Theorem (Lin 1983):
If Schanuel’s conjecture is true and $$tilde{P}(X,Y)inoverline{mathbb{Q}}(X,Y)$$ is an irreducible polynomial involving both $$X$$ and $$Y$$ and $$tilde{P}left(alpha,e^{alpha}right)=0$$ for some non-zero $$alpha$$ in $$mathbb{C}$$, then $$alpha$$ is not in $$mathbb{L}$$.


Conjecture:
Let
$$f$$ be an elementary function,
$$ninmathbb{N}_{ge 1}$$,
$$P(x,y)inoverline{mathbb{Q}}(x,y)setminus(overline{mathbb{Q}}(x)cupoverline{mathbb{Q}}(y))$$ irreducible over $$mathbb{C}$$,
$$Q(x,y)inoverline{mathbb{Q}}(x,y)$$ not zero,
$$p(x)inoverline{mathbb{Q}}(x)$$,
$$q(x)inoverline{mathbb{Q}}(x)$$ not zero,
$$R(x,y)=frac{P(x,y)}{Q(x,y)cdot q(x)^n}$$,
$$r(x)=frac{p(x)}{q(x)}$$ not constant
so that
$$P(x,y)$$ and $$Q(x,y)$$ coprime over $$mathbb{C}$$,
$$p(x)$$ and $$q(x)$$ coprime over $$mathbb{C}$$.
Suppose Schanuel’s conjecture is true.
If a $$tilde{P}(x,y)inoverline{mathbb{Q}}(x,y)setminus(overline{mathbb{Q}}(x) cup overline{mathbb{Q}}(y))$$ of $$degree_x=n$$ with $$frac{P(x,y)}{{q(x)}^n}=tilde{P}(r(x),y)$$ exists and $$R(f(z_0),e^{r(f(z_0))})=0$$ for $$z_0inmathbb{C}$$ and $$r(f(z_0))neq 0$$, then $$z_0$$ is not an elementary number.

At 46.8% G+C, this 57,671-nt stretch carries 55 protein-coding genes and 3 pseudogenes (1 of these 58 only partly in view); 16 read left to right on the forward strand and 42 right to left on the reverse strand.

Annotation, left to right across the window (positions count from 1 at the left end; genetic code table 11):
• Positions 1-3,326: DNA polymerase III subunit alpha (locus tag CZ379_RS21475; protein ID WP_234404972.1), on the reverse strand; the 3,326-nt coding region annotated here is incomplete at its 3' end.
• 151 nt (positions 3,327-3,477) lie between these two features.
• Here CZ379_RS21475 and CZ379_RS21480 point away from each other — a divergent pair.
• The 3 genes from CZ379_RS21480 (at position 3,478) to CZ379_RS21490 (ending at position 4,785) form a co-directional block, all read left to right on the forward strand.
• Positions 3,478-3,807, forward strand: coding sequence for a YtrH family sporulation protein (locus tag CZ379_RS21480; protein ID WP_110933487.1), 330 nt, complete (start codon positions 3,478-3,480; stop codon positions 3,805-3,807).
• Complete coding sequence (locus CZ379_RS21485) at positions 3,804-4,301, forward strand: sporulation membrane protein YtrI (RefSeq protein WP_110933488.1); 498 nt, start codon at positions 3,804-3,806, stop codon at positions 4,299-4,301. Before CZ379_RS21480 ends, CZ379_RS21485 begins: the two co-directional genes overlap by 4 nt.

Proof draft:
We will prove our conjecture using Lin’s theorem. Lin’s theorem makes statements about equations of the form $$tilde{P}(alpha,e^alpha)=0$$, wherein $$alphainmathbb{C}$$ and $$tilde{P}(x,y)$$ is irreducible over $$mathbb{C}$$. We consider the equation $$R(f(z_0),e^{r(f(z_0))})=0$$ from our conjecture and will show that under the preconditions of our conjecture there exists an equation equivalent to it in the form from Lin’s theorem.

Setting $$f(z_0)=x$$ and $$e^{r(f(z_0))}=y$$ gives the equation $$R(x, y)=0$$. We consider it in the form $$frac{P(x, y)}{Q(x, y)cdot q(x)^n}=0$$ from the preconditions of our conjecture. Because $$P(x,y)$$ and $$Q(x,y)$$ are coprime over $$mathbb{C}$$ by precondition, we can multiply both sides of the equation by $$Q(x,y)$$ and get the equation $$frac{P(x,y)}{q(x)^n}=0$$ equivalent to it. By precondition, $$frac{P(x,y)}{{q(x)}^n}=tilde{P}(r(x),y)$$ holds. So our equation becomes $$tilde{P}(r(x),y)=0$$. Backsubstitution of $$x$$ and $$y$$ gives $$tilde{P}(r(f(z_0)),e^r(f(z_0)))=0$$.